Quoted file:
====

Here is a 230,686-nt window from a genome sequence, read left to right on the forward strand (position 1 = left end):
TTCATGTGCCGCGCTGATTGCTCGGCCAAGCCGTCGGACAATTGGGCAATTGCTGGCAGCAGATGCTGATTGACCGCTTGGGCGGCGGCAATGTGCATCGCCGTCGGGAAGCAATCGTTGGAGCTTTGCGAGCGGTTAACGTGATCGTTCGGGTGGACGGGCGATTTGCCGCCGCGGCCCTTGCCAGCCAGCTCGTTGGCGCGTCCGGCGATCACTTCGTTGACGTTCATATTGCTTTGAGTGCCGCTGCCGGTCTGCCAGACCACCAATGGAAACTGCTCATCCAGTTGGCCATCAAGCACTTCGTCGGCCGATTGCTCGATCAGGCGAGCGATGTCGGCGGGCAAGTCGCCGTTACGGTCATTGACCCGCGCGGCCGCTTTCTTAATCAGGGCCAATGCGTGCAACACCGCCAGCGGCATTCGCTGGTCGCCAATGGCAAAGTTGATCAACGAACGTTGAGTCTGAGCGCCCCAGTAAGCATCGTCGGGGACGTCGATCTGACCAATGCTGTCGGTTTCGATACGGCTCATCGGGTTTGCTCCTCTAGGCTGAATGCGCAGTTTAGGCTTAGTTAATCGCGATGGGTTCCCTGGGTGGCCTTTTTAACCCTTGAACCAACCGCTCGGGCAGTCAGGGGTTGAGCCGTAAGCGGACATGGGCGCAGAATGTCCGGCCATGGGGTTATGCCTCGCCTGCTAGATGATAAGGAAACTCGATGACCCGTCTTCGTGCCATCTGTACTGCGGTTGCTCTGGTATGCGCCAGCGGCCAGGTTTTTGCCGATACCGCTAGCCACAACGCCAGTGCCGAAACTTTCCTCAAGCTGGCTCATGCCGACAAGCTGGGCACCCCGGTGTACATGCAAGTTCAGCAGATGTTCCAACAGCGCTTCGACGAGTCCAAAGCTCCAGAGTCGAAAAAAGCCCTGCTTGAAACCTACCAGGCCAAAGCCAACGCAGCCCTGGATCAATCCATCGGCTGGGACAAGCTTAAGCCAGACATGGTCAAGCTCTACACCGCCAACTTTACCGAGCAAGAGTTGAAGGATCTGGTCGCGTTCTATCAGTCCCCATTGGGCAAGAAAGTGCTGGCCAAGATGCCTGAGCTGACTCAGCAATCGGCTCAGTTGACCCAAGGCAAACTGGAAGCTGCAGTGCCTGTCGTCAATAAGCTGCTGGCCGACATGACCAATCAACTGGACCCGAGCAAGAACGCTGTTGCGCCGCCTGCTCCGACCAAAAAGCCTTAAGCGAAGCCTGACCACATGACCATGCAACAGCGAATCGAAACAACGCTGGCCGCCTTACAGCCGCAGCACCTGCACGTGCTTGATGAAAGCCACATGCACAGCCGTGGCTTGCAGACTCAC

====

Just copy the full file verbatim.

Here is a 230,686-nt window from a genome sequence, read left to right on the forward strand (position 1 = left end):
TTCATGTGCCGCGCTGATTGCTCGGCCAAGCCGTCGGACAATTGGGCAATTGCTGGCAGCAGATGCTGATTGACCGCTTGGGCGGCGGCAATGTGCATCGCCGTCGGGAAGCAATCGTTGGAGCTTTGCGAGCGGTTAACGTGATCGTTCGGGTGGACGGGCGATTTGCCGCCGCGGCCCTTGCCAGCCAGCTCGTTGGCGCGTCCGGCGATCACTTCGTTGACGTTCATATTGCTTTGAGTGCCGCTGCCGGTCTGCCAGACCACCAATGGAAACTGCTCATCCAGTTGGCCATCAAGCACTTCGTCGGCCGATTGCTCGATCAGGCGAGCGATGTCGGCGGGCAAGTCGCCGTTACGGTCATTGACCCGCGCGGCCGCTTTCTTAATCAGGGCCAATGCGTGCAACACCGCCAGCGGCATTCGCTGGTCGCCAATGGCAAAGTTGATCAACGAACGTTGAGTCTGAGCGCCCCAGTAAGCATCGTCGGGGACGTCGATCTGACCAATGCTGTCGGTTTCGATACGGCTCATCGGGTTTGCTCCTCTAGGCTGAATGCGCAGTTTAGGCTTAGTTAATCGCGATGGGTTCCCTGGGTGGCCTTTTTAACCCTTGAACCAACCGCTCGGGCAGTCAGGGGTTGAGCCGTAAGCGGACATGGGCGCAGAATGTCCGGCCATGGGGTTATGCCTCGCCTGCTAGATGATAAGGAAACTCGATGACCCGTCTTCGTGCCATCTGTACTGCGGTTGCTCTGGTATGCGCCAGCGGCCAGGTTTTTGCCGATACCGCTAGCCACAACGCCAGTGCCGAAACTTTCCTCAAGCTGGCTCATGCCGACAAGCTGGGCACCCCGGTGTACATGCAAGTTCAGCAGATGTTCCAACAGCGCTTCGACGAGTCCAAAGCTCCAGAGTCGAAAAAAGCCCTGCTTGAAACCTACCAGGCCAAAGCCAACGCAGCCCTGGATCAATCCATCGGCTGGGACAAGCTTAAGCCAGACATGGTCAAGCTCTACACCGCCAACTTTACCGAGCAAGAGTTGAAGGATCTGGTCGCGTTCTATCAGTCCCCATTGGGCAAGAAAGTGCTGGCCAAGATGCCTGAGCTGACTCAGCAATCGGCTCAGTTGACCCAAGGCAAACTGGAAGCTGCAGTGCCTGTCGTCAATAAGCTGCTGGCCGACATGACCAATCAACTGGACCCGAGCAAGAACGCTGTTGCGCCGCCTGCTCCGACCAAAAAGCCTTAAGCGAAGCCTGACCACATGACCATGCAACAGCGAATCGAAACAACGCTGGCCGCCTTACAGCCGCAGCACCTGCACGTGCTTGATGAAAGCCACATGCACAGCCGTGGCTTGCAGACTCAC